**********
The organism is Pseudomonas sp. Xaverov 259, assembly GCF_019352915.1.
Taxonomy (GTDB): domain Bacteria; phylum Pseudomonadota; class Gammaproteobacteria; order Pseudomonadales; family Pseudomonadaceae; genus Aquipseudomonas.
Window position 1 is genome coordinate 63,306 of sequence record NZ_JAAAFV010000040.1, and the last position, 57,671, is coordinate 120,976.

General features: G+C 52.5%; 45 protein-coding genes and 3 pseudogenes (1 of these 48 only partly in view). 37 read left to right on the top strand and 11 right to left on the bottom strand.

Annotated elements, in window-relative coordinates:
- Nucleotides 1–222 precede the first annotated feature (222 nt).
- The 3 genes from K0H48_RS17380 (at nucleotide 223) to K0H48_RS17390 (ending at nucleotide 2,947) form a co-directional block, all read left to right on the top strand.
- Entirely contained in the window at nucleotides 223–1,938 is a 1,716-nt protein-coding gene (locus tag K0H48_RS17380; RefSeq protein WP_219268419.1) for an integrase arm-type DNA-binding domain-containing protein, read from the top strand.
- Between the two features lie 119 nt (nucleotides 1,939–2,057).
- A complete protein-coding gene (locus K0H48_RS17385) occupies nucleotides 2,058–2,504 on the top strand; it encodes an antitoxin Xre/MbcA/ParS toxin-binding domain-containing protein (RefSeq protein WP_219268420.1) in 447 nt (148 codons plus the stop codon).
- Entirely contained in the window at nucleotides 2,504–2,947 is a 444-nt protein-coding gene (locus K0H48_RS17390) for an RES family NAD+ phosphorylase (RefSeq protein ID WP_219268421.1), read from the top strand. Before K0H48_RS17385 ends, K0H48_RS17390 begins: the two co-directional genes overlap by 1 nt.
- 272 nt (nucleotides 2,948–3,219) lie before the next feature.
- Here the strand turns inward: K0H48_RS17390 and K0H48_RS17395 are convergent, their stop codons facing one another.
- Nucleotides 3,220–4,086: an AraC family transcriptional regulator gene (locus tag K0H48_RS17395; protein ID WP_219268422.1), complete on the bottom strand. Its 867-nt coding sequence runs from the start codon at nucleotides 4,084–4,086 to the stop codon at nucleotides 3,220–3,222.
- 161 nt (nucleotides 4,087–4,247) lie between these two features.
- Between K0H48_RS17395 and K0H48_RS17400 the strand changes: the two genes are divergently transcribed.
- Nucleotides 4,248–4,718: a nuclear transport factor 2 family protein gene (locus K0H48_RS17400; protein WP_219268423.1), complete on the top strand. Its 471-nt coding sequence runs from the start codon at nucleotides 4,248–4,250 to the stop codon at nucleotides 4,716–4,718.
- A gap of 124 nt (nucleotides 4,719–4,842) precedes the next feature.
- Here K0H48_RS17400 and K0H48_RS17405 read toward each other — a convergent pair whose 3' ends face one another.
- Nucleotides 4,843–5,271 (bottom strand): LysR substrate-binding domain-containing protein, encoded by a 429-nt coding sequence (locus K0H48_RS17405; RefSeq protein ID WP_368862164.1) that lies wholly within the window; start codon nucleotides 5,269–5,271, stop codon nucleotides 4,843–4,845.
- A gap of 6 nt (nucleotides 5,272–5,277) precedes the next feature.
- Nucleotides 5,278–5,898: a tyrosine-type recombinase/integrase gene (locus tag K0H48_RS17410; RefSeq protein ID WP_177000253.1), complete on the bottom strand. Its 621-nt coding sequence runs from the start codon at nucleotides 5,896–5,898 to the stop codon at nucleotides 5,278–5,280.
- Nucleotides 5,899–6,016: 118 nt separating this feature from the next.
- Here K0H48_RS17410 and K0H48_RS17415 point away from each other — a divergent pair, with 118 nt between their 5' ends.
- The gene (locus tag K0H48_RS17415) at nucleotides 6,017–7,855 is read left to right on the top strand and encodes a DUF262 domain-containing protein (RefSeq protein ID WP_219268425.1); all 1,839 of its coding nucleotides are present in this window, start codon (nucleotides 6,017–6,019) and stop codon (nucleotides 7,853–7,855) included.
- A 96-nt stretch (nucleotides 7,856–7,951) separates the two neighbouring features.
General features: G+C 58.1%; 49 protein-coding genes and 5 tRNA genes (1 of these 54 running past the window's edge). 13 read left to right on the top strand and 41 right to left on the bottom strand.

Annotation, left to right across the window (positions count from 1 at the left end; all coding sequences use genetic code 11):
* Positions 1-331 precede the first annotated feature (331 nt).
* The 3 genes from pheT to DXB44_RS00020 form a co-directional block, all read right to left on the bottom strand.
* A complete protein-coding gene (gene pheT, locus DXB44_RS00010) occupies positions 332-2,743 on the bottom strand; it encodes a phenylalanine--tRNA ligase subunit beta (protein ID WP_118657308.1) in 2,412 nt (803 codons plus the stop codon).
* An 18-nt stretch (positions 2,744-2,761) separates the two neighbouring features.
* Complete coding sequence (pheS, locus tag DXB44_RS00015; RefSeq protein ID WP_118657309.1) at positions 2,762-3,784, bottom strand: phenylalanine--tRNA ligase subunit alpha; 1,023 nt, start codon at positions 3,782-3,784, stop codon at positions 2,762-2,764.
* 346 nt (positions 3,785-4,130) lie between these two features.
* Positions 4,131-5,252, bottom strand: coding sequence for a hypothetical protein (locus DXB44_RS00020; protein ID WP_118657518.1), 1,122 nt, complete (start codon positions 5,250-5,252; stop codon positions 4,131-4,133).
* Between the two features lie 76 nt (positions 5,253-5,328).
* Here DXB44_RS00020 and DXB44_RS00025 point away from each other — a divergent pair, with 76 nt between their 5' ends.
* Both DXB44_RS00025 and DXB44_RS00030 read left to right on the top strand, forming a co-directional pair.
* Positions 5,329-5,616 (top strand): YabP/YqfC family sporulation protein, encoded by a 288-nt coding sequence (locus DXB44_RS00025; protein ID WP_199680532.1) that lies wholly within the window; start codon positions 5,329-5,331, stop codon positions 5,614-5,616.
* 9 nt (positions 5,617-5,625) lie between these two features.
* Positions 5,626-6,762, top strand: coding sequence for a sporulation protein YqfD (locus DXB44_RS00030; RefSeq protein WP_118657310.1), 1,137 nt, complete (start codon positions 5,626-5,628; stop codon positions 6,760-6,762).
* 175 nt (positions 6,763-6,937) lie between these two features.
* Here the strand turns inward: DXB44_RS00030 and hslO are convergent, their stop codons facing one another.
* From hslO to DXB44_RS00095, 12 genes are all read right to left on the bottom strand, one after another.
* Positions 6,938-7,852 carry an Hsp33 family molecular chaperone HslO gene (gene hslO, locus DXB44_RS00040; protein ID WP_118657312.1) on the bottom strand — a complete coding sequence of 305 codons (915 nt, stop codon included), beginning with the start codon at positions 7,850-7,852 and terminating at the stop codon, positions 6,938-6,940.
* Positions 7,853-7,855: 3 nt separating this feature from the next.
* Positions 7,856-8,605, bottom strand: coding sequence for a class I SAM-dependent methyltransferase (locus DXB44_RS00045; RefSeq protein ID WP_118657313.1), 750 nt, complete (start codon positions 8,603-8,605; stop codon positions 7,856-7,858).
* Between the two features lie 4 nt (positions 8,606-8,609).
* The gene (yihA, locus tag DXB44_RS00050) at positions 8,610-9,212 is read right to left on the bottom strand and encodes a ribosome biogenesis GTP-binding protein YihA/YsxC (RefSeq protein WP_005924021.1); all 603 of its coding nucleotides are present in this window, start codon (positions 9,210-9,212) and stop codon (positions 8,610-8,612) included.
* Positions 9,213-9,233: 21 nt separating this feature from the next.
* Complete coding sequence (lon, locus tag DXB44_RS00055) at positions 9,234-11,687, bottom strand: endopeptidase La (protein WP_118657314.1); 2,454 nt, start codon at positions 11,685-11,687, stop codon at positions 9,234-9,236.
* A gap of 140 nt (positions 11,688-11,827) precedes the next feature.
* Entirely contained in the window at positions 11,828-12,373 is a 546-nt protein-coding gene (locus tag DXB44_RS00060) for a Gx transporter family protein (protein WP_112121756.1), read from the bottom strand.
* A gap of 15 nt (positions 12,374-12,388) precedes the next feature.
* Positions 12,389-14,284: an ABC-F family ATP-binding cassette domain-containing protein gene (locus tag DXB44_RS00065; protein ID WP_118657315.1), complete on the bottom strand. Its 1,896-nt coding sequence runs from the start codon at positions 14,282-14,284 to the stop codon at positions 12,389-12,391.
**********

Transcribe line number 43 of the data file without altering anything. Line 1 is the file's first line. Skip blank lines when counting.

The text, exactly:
* Here the strand turns inward: DXB44_RS00030 and hslO are convergent, their stop codons facing one another.